Iced tea memories bring back flavor of summer

July 07, 1996|By JACQUES KELLY

MY GRANDMOTHER had her own way of announcing that it was lunchtime. She would walk from the kitchen through the dining room to the stair hall. Then she called up to her sister with two words, "Tea's made."

That was it. The sentence meant that it was time to come to the table for lunch because the water she had put on had come to a boil a few minutes earlier. It was now filling the big brown ceramic pot, which also held a metal tea ball stuffed with loose tea.

When the leaves had time to steep, the sisters had a couple of cups and whatever they wanted for their noontime meal. I seem to recall plenty of Saltines and cottage cheese, maybe with some stewed fruit.

Lily Rose and Cora, grandmother and great aunt, loved their tea and knew a thing or two about how to make it. They believed that a good cup of hot tea was a restorative and hit the spot when you didn't want or need coffee.

They also had a way of making iced tea that should have been patented. There simply is no better version than theirs. Of all the recipes they followed (rarely written down), their iced tea formula is fairly easy. Be warned, however. You have to like your iced tea with lemon and sugar.

From Memorial Day through the hot days that hang around into September, they had a ritual. After their noontime hot tea was finished and the lunch dishes put away, one of them put on a big pot of water to boil. I never once knew them to use a tea kettle. They heated their water in open pots.

While the water was taking its time to come to a bubble, Lily or Cora took a blue ceramic bowl from its spot in the pantry. The bowl was extra deep and looked as if it dated from the 1920s. It was German (marked Villeroy & Boch, Dresden, Saxony) and its exterior was glazed in a deep shade of azure blue. Around the lip was a pretty silhouette border of grapes on a vine.

Years later, I learned this was a collectible pattern. An antiques dealer in Lewes, Del., had about 20 different pieces of this kitchenware and asked $1,400 for it. He didn't have the iced tea bowl, however.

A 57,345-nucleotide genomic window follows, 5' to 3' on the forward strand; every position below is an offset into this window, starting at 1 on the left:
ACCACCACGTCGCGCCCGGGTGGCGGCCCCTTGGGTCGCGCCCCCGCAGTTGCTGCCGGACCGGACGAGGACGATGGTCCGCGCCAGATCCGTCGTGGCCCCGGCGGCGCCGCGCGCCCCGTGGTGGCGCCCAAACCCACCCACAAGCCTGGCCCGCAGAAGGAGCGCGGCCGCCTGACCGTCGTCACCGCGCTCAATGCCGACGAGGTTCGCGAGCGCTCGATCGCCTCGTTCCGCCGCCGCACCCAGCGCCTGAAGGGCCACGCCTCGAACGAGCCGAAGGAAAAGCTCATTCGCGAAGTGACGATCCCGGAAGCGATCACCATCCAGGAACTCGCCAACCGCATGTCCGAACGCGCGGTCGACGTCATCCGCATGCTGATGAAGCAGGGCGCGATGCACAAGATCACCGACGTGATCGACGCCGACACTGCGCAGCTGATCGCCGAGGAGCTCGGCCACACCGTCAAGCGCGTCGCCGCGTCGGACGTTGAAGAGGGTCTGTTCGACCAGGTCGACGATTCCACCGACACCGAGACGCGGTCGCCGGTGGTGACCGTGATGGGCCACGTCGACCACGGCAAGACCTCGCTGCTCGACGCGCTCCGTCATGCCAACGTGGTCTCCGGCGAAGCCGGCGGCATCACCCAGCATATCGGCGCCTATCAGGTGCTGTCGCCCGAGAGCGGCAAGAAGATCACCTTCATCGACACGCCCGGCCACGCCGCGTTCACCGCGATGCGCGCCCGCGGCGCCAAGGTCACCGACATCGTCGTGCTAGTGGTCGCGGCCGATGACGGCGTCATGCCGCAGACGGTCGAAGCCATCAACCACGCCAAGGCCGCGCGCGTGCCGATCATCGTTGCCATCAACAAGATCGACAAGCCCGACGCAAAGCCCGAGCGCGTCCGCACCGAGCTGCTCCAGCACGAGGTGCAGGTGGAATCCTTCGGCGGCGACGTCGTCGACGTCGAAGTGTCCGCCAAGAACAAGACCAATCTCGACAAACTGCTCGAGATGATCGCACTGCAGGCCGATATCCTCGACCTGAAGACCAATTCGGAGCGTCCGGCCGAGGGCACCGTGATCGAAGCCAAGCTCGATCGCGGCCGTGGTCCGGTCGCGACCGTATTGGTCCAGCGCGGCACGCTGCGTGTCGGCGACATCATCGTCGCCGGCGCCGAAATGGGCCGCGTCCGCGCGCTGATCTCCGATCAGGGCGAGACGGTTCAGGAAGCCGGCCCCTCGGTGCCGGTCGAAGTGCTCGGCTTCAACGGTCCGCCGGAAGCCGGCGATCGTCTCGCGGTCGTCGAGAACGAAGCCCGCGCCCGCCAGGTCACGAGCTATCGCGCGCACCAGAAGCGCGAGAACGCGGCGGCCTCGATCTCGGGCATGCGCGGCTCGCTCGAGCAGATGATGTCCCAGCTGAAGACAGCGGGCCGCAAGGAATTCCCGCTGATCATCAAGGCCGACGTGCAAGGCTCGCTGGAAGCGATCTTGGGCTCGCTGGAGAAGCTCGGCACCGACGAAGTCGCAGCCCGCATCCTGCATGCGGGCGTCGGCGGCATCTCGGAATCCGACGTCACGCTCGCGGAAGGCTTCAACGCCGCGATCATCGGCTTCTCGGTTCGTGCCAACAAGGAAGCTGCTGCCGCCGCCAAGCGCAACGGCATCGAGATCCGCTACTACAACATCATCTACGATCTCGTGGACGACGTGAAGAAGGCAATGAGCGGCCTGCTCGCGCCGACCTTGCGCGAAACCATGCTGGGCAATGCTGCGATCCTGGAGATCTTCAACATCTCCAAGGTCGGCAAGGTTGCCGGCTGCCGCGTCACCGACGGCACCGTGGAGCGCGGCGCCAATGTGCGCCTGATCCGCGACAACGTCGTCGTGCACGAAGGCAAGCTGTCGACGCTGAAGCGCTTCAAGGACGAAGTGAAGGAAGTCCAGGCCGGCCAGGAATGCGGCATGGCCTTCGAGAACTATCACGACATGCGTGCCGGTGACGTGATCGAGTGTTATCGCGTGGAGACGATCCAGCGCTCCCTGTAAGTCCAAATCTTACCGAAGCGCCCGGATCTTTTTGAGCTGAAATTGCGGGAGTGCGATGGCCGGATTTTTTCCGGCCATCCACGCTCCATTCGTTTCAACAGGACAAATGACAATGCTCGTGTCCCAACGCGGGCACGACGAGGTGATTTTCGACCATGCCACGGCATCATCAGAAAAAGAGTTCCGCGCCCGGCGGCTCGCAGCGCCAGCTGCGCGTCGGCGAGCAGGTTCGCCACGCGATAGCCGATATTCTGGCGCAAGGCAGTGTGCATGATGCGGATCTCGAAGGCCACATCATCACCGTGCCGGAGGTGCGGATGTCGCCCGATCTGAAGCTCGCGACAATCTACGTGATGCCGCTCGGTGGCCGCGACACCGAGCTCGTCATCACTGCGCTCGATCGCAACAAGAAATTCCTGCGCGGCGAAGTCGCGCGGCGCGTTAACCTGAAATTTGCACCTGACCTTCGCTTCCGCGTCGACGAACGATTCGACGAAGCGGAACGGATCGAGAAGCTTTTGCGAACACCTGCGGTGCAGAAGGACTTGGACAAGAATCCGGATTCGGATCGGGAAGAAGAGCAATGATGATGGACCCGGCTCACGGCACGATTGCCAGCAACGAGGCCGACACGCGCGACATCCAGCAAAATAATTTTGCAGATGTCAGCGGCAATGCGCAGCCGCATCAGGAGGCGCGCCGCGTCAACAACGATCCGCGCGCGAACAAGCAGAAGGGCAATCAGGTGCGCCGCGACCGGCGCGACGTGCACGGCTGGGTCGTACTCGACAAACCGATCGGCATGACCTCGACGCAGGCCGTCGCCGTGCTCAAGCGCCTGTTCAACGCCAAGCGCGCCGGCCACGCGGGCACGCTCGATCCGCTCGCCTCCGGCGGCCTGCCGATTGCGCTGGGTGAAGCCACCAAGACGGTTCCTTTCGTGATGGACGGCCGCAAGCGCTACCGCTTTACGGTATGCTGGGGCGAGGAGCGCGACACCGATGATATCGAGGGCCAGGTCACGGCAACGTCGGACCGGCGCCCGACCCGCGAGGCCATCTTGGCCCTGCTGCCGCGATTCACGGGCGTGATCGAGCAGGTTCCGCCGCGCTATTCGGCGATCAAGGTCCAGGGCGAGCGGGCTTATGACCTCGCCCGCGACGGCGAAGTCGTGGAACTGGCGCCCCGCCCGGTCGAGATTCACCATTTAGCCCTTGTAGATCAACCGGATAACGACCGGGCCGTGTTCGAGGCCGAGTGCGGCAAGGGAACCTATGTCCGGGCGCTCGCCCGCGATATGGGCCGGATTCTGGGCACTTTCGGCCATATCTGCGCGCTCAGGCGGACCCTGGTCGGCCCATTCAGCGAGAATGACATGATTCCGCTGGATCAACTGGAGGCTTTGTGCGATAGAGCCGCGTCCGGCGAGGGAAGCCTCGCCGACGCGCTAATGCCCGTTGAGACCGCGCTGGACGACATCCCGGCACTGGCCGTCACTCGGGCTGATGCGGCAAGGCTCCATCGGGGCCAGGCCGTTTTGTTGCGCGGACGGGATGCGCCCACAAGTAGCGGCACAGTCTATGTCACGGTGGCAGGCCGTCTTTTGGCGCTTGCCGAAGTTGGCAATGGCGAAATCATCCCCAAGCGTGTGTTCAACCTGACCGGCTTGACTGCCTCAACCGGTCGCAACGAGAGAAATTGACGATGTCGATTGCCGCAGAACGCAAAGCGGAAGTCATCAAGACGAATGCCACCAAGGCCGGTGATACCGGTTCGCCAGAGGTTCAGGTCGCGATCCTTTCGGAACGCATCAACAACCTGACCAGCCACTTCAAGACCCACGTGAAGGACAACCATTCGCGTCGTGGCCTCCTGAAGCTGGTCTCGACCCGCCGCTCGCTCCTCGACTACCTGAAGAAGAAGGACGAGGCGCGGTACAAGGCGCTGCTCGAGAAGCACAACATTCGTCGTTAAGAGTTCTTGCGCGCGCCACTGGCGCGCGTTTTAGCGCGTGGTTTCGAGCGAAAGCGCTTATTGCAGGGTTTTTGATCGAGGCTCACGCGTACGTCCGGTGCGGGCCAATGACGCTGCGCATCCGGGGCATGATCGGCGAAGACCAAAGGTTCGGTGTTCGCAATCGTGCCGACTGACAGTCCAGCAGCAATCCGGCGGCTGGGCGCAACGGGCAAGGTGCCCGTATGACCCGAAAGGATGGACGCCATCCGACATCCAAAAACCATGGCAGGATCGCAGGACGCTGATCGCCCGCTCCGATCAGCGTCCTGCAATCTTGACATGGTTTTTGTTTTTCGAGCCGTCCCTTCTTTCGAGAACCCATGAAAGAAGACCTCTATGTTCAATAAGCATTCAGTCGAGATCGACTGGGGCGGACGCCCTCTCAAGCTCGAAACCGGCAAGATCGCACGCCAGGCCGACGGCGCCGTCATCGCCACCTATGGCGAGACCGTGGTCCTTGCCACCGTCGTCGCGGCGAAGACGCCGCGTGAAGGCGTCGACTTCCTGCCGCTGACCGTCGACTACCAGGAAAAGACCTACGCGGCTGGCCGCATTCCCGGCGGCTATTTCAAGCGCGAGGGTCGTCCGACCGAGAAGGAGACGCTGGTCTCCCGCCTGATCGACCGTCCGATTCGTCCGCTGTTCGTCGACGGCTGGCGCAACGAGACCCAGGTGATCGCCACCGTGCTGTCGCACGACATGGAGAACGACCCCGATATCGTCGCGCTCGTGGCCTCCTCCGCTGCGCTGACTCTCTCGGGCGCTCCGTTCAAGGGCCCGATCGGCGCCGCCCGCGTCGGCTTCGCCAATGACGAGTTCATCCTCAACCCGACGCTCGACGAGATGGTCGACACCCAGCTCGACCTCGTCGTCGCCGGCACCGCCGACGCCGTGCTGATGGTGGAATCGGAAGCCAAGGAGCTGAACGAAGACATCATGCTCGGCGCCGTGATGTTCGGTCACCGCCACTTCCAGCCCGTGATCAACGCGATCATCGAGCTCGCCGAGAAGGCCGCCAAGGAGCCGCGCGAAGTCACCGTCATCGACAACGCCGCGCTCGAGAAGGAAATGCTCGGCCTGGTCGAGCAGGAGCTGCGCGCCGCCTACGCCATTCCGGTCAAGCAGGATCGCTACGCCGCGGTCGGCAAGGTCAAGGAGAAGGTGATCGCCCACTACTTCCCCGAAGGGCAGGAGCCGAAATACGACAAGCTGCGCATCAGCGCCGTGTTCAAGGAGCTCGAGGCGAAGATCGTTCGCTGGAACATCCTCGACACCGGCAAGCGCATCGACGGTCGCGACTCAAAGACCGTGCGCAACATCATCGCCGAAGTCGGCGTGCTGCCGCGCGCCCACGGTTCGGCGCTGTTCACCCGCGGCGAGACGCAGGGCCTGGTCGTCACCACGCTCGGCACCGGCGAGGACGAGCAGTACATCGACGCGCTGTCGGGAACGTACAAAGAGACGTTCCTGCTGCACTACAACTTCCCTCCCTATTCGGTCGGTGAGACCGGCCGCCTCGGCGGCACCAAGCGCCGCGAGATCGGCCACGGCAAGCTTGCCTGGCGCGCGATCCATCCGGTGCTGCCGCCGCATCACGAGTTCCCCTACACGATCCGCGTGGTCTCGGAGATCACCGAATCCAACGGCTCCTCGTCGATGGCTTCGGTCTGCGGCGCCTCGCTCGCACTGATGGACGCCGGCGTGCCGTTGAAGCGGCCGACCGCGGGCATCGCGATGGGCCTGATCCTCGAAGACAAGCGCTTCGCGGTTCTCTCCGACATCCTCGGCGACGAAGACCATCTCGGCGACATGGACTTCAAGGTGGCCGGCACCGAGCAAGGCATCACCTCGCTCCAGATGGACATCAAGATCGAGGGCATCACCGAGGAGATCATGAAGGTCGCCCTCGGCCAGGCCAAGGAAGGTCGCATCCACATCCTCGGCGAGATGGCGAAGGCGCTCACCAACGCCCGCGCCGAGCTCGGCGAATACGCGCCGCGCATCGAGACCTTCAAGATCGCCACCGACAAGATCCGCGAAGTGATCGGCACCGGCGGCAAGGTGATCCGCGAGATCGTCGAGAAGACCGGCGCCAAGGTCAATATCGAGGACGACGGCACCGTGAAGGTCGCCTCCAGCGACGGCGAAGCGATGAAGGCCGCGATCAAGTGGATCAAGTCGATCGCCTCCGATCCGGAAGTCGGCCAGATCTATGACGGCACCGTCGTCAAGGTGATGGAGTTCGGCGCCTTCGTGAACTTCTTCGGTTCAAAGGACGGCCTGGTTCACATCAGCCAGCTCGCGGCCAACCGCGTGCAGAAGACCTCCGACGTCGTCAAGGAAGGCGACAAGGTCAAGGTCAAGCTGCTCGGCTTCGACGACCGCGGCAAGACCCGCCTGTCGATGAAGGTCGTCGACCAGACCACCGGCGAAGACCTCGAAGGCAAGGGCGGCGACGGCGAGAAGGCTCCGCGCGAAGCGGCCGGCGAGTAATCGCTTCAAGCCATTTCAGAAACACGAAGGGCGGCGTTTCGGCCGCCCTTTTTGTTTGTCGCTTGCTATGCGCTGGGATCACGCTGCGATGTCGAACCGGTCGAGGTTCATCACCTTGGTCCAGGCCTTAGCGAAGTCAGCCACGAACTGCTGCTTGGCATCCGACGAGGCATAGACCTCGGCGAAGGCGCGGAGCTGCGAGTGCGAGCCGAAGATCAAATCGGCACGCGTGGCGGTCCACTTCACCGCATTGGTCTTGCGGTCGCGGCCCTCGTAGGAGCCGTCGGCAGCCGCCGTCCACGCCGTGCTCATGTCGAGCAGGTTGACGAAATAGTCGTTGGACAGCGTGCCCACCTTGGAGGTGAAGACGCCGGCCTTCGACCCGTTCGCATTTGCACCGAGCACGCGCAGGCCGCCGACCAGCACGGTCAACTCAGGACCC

Just four ingredients went into this azure vat -- tea, hot water, sugar and squeezed lemons, skins and all.

There were 12 of us around the table in those days and we went though a lot of sugar. The sugar bowl was more like a stoneware crock (we had smaller versions for the table) and held at least five pounds. They used a beat-up metal scoop to dredge out two or three heaping shovelfuls. That was the first ingredient to be dropped into the blue bowl.

I think they used two lemons for each batch of iced tea; it could have been three, but that seems like a lot of lemons to buy each week. One citrus technique never varied. To extract the maximum gush of juice from each lemon, with the palms of their hands (pressure applied) they rolled the lemon on a hard marble surface. This trick seemed to coax more juice out of the lemon once cut in half and hand-squeezed. Juice, pulp, seeds and skin got dropped into the bowl and came to a rest atop the sugar.

The tea step followed. They used loose tea (always the A&P brand and no other) and stuffed it into the metal tea ball. If the tea ball wasn't available, they used a mesh sieve or colander to immerse the tea in the water. Invariably, a few tea leaves came free. The stray leaves just made the drink all the more authentic.

Then came the hot-water bath. The water had just come to a boil on the stove when Lily or Cora carried the pot across the kitchen to the iced tea table, a metal side table where they also made crab cakes and, in season, padded oysters.

The few seconds it took for the water to leave the stove reduced its temperature enough so that it was no longer actually boiling. It was still scalding hot, but not bubbling. They poured the water into the blue bowl; the resulting liquid soon became awash with four lemon halves and a tea ball. Once the leaves absorbed the water, the tea ball sank like a fishing weight.

All this sugar, tea and lemon made for a kicky, potent brew. Sometimes it was too strong and Lily or Cora cut the mix with another half pot of cool water. They cooked to taste and knew just when the balance was to their liking.

This final check was the last step in the sisters' early-afternoon routine. They drew the blue kitchen shades down to screen out the worst of the heat and then exited. Each one drew a bath and took an afternoon nap. Nothing interrupted this ritual.

By dinner time, the tea was ready for consumption, after having sat for at least three or four hours. This method of preparation requires that the sugar, lemon, water and tea mingle for that long to reach the kind of thirst-quenching perfection demanded on a humid July afternoon. It also took about that much time for the mixture to cool down and reach room temperature. The sugar, lemons and tea also scented the house with an unmistakable, pleasant aroma.

We had a venerable GE refrigerator. Ice for 12 was sometimes a difficult matter. The trays were metal and seemed to produce a denser cube than what you get today. Maybe the metal ice trays didn't do anything different. It could just be the rosy way things look viewed through the haze of the past 35 years.

Lily and Cora's iced tea made every summer dish taste better. It was great stuff with the vegetables, fruits and lighter meals they served throughout the hot months. The tea, thanks to the lemon and sugar, was a light amber color, a shade that makes me think of dinner time in July.

On a hot Sunday last month, my niece complained she was thirsty. I handed her a glass of tea made according to her great-grandmother's formula. Elizabeth downed it, smiled and ran to her mother: "This is the best iced tea I've ever had."

Pub Date: 7/07/96

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